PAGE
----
What Is a Claim? The Auto Insurance Definition Most People Get Wrong
You've just had a collision with another vehicle. It looks like the damage will cost quite a bit of money to fix. Thankfully, you have auto insurance that covers damage from collisions, so you can file a claim to pay for the repairs.
If you have ever experienced a situation like this, then you already know what a claim is. A claim is a formal request asking for your auto insurance company to pay for repairs, replacements, car rentals, and other services included in your policy.
Unfortunately, some people don't understand the precise nature of a claim. That misunderstanding can lead to frustration and confusion.
How Auto Insurance Claims Work
The auto claims process varies somewhat from company to company. Typically, you can expect the process to include:
- Filling out a police report that includes details of the collision and damage.
- Contacting your auto insurance company to tell them about the collision.
- Having an approved mechanic inspect your vehicle and provide a repairs quote.
- Waiting for your auto insurance company to process paperwork and determine how much money it needs to give you for repairs.
You can make the auto insurance claims process easier by taking pictures of your car's damage, damage done to other vehicles, and the location where the collision took place.
Also, make sure that you don't admit fault at the scene of the collision. The insurance companies can determine whether someone's responsible for the accident. The less you say, the more protection you have. If you tell the other driver that you made a mistake, then it could come back to haunt you - even if you realize afterwards that you didn't do anything wrong.
You should also remember that your insurance company probably accepts a variety of claims. Depending on your policy, you may have coverage for:
- Medical expenses
- Vehicle replacement
Who Does (And Doesn't) Need to File a Claim
Some drivers think that they need to file claims every time their vehicles get damaged. That is not the case!
You should file a claim if:
- Another driver causes significant damage to your vehicle.
- You or someone else gets hurt during a collision.
- You cause extensive damage to another person's property.
- Your vehicle gets damaged by hail, vandalism, floods, explosions, and similar events.
Keep in mind that your policy may not cover all of the scenarios listed above. For example, you only need to file a claim for damage caused by hail when you have a comprehensive policy. Similarly, you only need to file a claim for damaging someone else's property when you carry property damage liability insurance.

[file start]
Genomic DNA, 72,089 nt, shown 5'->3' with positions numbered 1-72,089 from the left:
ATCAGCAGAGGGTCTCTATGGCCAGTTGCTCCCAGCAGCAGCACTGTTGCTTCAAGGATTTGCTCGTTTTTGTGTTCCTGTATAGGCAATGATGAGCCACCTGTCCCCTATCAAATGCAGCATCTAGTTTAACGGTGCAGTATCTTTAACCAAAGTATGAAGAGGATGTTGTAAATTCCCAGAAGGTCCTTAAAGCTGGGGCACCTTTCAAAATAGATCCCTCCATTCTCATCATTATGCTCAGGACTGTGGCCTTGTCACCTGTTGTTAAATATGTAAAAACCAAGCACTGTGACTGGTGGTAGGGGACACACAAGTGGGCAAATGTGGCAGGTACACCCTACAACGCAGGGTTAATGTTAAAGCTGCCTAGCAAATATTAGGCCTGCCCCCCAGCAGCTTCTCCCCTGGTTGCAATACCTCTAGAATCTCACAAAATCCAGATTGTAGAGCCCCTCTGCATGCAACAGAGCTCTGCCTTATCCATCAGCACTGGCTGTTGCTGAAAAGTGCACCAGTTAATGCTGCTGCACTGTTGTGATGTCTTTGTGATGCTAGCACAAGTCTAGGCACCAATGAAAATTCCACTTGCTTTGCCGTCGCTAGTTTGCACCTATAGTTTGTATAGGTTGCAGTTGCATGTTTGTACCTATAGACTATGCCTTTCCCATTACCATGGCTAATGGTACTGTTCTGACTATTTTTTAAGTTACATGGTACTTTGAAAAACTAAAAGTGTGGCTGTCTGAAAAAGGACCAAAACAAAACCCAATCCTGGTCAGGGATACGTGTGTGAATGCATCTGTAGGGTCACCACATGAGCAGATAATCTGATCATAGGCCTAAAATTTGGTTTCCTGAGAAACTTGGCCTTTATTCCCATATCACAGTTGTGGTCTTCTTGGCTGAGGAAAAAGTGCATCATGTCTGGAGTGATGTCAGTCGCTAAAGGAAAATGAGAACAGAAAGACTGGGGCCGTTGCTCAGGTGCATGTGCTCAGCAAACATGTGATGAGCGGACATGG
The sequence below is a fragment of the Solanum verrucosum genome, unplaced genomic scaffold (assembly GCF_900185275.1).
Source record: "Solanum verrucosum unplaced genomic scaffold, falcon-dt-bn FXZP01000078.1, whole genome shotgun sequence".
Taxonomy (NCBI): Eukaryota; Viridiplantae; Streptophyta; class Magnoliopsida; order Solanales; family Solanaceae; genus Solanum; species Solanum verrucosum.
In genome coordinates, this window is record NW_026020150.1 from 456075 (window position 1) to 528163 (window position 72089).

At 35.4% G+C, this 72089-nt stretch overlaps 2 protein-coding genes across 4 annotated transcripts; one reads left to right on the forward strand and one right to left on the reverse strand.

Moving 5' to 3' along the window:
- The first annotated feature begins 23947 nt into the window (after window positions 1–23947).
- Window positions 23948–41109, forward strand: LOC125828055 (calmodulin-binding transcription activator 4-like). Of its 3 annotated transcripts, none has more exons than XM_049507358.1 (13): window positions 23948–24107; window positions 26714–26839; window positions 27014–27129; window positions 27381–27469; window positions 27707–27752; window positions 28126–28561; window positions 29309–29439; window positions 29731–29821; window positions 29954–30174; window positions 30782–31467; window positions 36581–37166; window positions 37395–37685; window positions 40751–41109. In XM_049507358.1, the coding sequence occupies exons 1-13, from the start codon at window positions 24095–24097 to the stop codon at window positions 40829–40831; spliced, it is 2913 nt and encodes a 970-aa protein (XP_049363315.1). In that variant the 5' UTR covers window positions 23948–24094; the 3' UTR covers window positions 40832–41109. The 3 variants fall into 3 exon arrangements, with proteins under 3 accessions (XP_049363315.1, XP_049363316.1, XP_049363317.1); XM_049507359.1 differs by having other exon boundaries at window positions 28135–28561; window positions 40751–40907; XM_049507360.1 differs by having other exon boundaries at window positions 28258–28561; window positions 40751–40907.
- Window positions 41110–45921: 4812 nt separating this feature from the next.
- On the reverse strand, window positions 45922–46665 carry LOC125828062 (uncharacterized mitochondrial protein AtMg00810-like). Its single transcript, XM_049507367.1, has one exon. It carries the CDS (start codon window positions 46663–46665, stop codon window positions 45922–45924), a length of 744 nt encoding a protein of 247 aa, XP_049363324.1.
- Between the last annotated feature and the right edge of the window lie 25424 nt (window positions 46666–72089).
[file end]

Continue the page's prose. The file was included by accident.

If you do not have an insurance policy that covers your situation, then you do not need to submit a claim. Doing so will only force your insurance company to do pointless paperwork before rejecting your claim.
Other times that you may not need to file a claim include:
- When you caused the damage yourself.
- When the cost of repairs doesn't exceed your deductible.
- When you have a collision in someone else's car.
Plenty of people get confused by deductibles. Your deductible is the amount of money that you have to spend before the insurance company will start paying for repairs. Increasing your deductible usually means that you pay a lower rate. After an accident, though, you need to pay more money out of pocket before the insurance company has any responsibility.
Let's say repairing your car will cost $350. If you have a $500 deductible, then you shouldn't file a claim. In this situation, you will end up paying for the repairs out of pocket.
How the Claims Process Has Evolved
The auto insurance claims process has changed a lot over the last couple of decades.
Before smartphones became popular, policyholders had to file claims by mail or telephone. Often, you would call the insurance company to ask for the paperwork needed to file a claim. The paperwork might come to you through USPS or a private mail service, depending on your insurance provider's preference.
After receiving the paperwork, you would complete all of the forms and send the package back to your insurance company for processing. The claims process took so long that you might not get an approval or denial for a week or longer.
Today, most auto insurance companies have smartphone apps that let you file claims instantly. You don't even need to call your provider. You just open the app, take a few pictures, answer some questions, and submit the claim electronically.
If your claim doesn't get approved, then you might need to use paper documents to ask the company to take a closer look. For the most part, though, claims get settled and paid within days.
Find an Auto Insurance Company With a Fast Claims Process
Finding a reliable auto insurance company makes it easier for you to file claims and get the money you need to repair your car. Autoinsurance.com gives you a quick way to compare auto insurance quotes so you can choose an affordable option that works well for other consumers.
Find an auto insurance policy that meets your needs today by comparing offers on autoinsurance.com.